Alpina isn't in any hurry to adopt electrified powertrains, arguing its customers want big-capacity engines from their cars rather than plug-in hybrids or battery-electric vehicles.
Speaking with media at an event in Melbourne this week, Andreas Bovensiepen, Alpina's CEO and son of the brand's founder, said its owners are still attached to old-fashioned characteristics in their cars.
"Currently, especially in our target group, the people like to have the emotion, the sound and they like to go and accelerate fast," Bovensiepen told the assembled crowd.
"We in Germany have about 1500 people buying a Tesla Model S, but if you look at the motorway in Germany they go 100km/h, maximum 120km/h because otherwise they run out of battery too fast," he continued.
"It's not a car for our type of customer. I think, a little bit currently – but it's only a personal view – this whole topic is too much in focus by politicians, and of course with the media right now."
Even the mild-hybrid 48V integrated starter-generator systems popping up in Mercedes-Benz and Audi vehicles, which don't require any space-sucking batteries or large electric motors, are a more natural fit.
"These will come," the CEO said. "BMW will come up, in the next years, with this kind of technique and of course we will overtake this. This makes sense, of course.... this is very attractive."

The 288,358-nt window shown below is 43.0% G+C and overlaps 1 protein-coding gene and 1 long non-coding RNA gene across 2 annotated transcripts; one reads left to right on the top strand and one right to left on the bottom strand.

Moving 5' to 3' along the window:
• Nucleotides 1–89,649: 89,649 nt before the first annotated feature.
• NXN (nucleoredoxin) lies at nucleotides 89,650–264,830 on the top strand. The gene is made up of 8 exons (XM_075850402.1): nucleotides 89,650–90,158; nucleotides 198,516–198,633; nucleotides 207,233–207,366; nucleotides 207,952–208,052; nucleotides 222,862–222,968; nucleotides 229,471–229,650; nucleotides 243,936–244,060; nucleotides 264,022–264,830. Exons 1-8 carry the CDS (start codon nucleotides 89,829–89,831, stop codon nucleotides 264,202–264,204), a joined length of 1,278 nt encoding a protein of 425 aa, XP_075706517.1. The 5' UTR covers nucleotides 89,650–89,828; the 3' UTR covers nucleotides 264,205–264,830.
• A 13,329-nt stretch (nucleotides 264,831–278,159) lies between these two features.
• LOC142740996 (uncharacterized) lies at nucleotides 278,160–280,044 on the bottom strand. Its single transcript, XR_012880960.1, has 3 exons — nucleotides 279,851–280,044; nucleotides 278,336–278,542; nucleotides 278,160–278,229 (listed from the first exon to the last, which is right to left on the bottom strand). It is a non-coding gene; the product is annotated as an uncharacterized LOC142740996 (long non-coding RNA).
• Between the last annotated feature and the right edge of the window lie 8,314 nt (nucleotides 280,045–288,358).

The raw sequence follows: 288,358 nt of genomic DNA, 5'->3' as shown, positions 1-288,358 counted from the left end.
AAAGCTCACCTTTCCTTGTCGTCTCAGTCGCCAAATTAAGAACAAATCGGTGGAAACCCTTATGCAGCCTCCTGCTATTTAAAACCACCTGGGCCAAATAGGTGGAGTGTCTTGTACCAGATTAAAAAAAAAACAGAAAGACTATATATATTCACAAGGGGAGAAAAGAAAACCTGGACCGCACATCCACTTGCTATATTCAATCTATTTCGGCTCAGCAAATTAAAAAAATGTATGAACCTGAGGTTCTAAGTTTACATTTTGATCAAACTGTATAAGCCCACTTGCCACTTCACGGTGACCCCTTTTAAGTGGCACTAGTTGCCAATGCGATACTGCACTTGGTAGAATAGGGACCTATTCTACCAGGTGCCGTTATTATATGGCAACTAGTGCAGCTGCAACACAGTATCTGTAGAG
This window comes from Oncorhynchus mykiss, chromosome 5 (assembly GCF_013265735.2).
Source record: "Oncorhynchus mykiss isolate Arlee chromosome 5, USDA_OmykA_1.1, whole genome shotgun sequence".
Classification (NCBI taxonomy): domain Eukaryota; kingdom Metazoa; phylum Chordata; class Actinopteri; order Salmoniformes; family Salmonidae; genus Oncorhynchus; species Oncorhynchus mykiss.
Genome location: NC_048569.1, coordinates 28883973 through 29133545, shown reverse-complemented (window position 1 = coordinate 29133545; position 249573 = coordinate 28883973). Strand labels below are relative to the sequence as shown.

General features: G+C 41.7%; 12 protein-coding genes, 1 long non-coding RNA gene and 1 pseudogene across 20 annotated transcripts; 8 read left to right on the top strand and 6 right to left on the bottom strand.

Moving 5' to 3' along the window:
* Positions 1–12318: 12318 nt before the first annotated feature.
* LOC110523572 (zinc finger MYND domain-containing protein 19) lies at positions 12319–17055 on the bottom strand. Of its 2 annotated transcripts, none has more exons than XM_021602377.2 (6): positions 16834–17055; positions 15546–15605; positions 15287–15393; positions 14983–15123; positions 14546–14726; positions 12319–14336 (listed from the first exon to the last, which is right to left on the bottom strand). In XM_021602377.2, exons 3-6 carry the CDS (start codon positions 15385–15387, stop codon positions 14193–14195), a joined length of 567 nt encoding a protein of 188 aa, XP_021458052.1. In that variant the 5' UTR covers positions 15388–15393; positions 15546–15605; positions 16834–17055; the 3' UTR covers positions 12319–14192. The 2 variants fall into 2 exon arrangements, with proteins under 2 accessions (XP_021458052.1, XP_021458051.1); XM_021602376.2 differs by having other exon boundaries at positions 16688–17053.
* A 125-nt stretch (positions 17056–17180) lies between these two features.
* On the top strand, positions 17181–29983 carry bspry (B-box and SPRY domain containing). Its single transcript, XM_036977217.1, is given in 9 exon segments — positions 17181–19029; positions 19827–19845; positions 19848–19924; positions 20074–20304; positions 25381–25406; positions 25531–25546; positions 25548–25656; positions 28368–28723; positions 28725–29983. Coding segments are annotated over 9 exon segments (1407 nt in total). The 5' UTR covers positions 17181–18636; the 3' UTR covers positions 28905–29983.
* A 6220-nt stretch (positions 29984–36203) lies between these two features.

Because of the way Alpina operates, developing its cars on the base set by BMW, it's largely tied to the technology direction dictated by Munich. At the moment, the only hybrids in the mainstream BMW range combine four-cylinder engines with electric motors – not an attractive configuration for luxury buyers used to six-, eight- or 12-cylinder cars.
Given the Alpina CEO sees Mercedes-AMG CLS and S-Class models as the brand's biggest rival in North America and Audi RS variants as a threat in the European market, smaller displacement engines aren't exactly a natural fit.
The company also has some time to prepare for the tightening emissions regulations facing European carmakers. Because it has a small yearly turnover, Alpina doesn't have to meet the 95g/km fleet target coming in 2021, instead negotiating a goal with regulators. Currently, that goal sits at 210g/km.
Although it's a standalone German manufacturer for emissions purposes, Alpina cars use BMW crash test results, and actually carry two VIN numbers: one for the BMW bits, and another for the modified Alpina parts.